Student Profiling and Student Surveys

Students' personal information is often collected through in-school surveys, sometimes for commercial use. Congress most recently addressed such surveys in the No Child Left Behind Act, a broad federal educational act. The Act provides parents and students the right to be notified of, and consent to, the collection of student information. However, the Act includes many exceptions to this right.

American Student List Information BrokerageAmerican Student List (ASL) sells databases of children's names in grades K-12 overlaid with data on sex, age, whether they own a telephone, income, religion, and their race or ethnicity. This information is often gleaned from surveys that are administered while children are in school under the pretense of college admissions and other education-related purposes. Students and parents do not know that their personal information is being used for the secondary purpose of marketing. The data is used for hawking credit cards, catalog items, magazines, student "recognition" products, and job recruitment. This image of ASL data comes from the SRDS Direct Marketing List Manual, a list of marketing lists. It is not available online, but one can often find it in a library.

Student "recognition" products, such as "Who's Who Among American High School Students" and the "National Dean's List" have a strong marketing function. Information collected in composing both directories is used for marketing a wide variety of products wholly unrelated to education. And, although teachers and administrators are encouraged to nominate students and transfer data to the company, the reality is that a growing number of employers and colleges don't consider such recognition directories as meritorious.

In October 2002, the Federal Trade Commission (FTC) settled cases against ASL and the National Research Center for College and University Admissions (NRCCUA) for collecting personal information from children using deceptive practices. The FTC complaint alleged that the companies operated a scheme to cull marketing data from student through surveys administered under the pretense of college admissions and scholarship opportunities.

NRCCUA sent letters to schools asking teachers to dedicate classroom time to administering detailed surveys for college admissions and financial aid purposes. These "Post-Secondary Planning" surveys elicited detailed personal information from students, including their religious affiliation, personal interests, and social attitudes. The surveys did have a privacy notice, but the language implied that the information was for educational purposes only. NRCCUA marketed the information collected to higher education institutions, but also shared the information with ASL, which used the data for direct marketing.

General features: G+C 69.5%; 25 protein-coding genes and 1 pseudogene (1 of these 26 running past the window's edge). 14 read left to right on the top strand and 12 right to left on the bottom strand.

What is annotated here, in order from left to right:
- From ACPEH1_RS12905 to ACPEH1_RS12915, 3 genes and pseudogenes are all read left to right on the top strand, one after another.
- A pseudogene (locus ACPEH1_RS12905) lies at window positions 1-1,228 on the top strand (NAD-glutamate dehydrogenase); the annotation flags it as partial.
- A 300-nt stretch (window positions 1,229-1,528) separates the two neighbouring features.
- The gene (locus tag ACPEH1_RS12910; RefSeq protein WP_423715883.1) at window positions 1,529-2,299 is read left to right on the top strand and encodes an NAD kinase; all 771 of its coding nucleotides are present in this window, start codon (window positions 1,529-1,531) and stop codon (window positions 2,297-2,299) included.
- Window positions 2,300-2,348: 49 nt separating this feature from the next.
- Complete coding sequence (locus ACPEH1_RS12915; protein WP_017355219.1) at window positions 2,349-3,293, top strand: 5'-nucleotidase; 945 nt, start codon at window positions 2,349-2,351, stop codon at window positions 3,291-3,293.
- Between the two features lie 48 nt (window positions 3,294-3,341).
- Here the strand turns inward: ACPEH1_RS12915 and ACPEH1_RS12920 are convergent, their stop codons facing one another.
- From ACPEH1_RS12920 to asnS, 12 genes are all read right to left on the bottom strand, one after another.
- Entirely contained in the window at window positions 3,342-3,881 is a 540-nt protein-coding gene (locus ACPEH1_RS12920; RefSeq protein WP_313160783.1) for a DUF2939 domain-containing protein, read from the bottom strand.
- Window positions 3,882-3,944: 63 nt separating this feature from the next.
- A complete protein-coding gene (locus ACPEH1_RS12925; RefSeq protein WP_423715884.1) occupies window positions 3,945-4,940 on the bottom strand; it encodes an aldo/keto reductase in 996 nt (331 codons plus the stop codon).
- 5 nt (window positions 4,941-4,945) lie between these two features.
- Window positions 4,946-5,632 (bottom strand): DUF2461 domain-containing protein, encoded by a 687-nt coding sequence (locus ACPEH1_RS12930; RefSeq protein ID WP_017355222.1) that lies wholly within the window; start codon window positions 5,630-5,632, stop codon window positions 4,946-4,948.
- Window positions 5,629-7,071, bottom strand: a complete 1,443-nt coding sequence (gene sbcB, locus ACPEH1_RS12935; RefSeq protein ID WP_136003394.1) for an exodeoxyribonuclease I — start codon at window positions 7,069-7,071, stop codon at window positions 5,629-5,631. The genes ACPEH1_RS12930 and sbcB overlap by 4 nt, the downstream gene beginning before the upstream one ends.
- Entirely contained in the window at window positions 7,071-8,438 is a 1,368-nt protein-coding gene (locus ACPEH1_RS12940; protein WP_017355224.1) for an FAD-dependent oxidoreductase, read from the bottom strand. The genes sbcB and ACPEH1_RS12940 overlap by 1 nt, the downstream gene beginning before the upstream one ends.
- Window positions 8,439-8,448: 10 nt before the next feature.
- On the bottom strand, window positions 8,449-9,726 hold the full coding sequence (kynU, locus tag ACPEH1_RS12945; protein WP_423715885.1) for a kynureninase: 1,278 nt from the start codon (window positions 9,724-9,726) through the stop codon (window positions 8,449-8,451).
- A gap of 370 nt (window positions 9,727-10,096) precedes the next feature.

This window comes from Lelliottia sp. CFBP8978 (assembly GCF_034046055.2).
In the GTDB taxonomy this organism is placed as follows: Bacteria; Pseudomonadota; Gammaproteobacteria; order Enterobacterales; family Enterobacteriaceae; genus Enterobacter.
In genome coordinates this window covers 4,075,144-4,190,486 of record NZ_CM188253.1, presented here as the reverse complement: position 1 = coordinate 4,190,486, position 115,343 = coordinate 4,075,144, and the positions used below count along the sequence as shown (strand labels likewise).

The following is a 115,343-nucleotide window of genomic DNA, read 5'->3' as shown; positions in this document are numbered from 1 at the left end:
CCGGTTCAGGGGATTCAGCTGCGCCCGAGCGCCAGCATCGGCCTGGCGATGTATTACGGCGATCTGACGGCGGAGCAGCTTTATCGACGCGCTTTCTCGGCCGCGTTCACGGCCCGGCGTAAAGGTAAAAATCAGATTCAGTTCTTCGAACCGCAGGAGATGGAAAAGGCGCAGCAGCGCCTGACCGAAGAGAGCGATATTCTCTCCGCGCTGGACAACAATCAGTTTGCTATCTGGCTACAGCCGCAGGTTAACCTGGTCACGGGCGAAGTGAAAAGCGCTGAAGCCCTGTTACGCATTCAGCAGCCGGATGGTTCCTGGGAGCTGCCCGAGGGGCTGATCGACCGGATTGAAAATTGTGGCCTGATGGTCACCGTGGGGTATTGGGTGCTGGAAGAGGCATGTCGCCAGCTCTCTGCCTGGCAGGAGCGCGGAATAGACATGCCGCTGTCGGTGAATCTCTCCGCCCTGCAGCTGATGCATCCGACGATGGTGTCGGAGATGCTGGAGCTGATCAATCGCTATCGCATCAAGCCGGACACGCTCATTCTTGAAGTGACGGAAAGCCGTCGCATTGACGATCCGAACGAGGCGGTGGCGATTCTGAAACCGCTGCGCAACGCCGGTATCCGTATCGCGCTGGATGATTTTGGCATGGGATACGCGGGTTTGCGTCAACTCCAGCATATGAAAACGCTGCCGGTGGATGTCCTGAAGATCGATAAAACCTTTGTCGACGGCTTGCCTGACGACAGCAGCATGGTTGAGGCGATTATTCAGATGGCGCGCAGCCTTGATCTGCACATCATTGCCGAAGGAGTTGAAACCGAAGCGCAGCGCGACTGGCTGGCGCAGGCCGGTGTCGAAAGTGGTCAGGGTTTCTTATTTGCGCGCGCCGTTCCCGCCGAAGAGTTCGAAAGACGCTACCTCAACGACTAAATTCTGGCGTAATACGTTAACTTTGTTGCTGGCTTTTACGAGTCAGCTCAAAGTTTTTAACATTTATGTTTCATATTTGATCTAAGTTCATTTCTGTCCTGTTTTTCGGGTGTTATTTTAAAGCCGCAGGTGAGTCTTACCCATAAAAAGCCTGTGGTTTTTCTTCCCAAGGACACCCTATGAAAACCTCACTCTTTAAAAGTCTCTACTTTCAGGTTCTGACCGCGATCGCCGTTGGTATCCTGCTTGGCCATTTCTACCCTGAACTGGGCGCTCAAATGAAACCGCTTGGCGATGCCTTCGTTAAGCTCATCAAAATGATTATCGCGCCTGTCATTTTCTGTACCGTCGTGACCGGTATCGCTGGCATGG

In August 2002, the New York Attorney General filed suit against Student Marketing Group (SMG), a company that collected information from students for direct marketing. The company was alleged to have formed a non-profit subsidiary, Educational Research Center of America (ERCA) which sent millions of surveys to high schools to collect information for college financial aid and scholarship opportunities. ERCA, without notice to the schools or students, was also using the information for direct marketing of magazines, credit cards, and other items. In January 2003, SMG and ERCA settled the New York Attorney General's case, and a separate investigation brought by the Federal Trade Commission.

Student profiling does not end with grade school. Profilers collect and use information from students in higher education as well. College students are targeted for magazine subscriptions, student "recognition" programs, credit cards, insurance solicitations, long distance plans, toys, cell phone plans, mail-order food, and other products. Often, college students' personal information is obtained through the institution itself. Institutions may reveal students' contact and activities (club membership) information through student directories, joint marketing agreements, or through state open records acts that require the release of enrollment lists.

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